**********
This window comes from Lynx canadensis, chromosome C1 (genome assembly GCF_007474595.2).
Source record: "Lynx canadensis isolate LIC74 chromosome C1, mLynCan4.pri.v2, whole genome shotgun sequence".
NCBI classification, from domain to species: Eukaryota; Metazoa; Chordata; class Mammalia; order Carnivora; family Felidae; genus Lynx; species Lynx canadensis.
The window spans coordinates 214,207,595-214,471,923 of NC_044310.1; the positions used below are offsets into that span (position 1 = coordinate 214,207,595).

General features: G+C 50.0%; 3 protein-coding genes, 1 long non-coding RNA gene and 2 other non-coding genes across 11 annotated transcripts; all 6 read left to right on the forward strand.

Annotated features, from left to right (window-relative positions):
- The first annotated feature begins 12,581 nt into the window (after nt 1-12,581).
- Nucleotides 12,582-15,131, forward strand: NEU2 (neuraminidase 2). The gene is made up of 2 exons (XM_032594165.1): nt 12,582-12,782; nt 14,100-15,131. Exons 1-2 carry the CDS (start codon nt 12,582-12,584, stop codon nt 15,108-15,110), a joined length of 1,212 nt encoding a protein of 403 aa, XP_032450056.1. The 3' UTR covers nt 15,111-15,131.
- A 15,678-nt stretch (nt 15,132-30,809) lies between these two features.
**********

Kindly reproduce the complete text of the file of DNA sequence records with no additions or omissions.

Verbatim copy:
This window comes from Lynx canadensis, chromosome C1 (genome assembly GCF_007474595.2).
Source record: "Lynx canadensis isolate LIC74 chromosome C1, mLynCan4.pri.v2, whole genome shotgun sequence".
NCBI classification, from domain to species: Eukaryota; Metazoa; Chordata; class Mammalia; order Carnivora; family Felidae; genus Lynx; species Lynx canadensis.
The window spans coordinates 214,207,595-214,471,923 of NC_044310.1; the positions used below are offsets into that span (position 1 = coordinate 214,207,595).

General features: G+C 50.0%; 3 protein-coding genes, 1 long non-coding RNA gene and 2 other non-coding genes across 11 annotated transcripts; all 6 read left to right on the forward strand.

Annotated features, from left to right (window-relative positions):
- The first annotated feature begins 12,581 nt into the window (after nt 1-12,581).
- Nucleotides 12,582-15,131, forward strand: NEU2 (neuraminidase 2). The gene is made up of 2 exons (XM_032594165.1): nt 12,582-12,782; nt 14,100-15,131. Exons 1-2 carry the CDS (start codon nt 12,582-12,584, stop codon nt 15,108-15,110), a joined length of 1,212 nt encoding a protein of 403 aa, XP_032450056.1. The 3' UTR covers nt 15,111-15,131.
- A 15,678-nt stretch (nt 15,132-30,809) lies between these two features.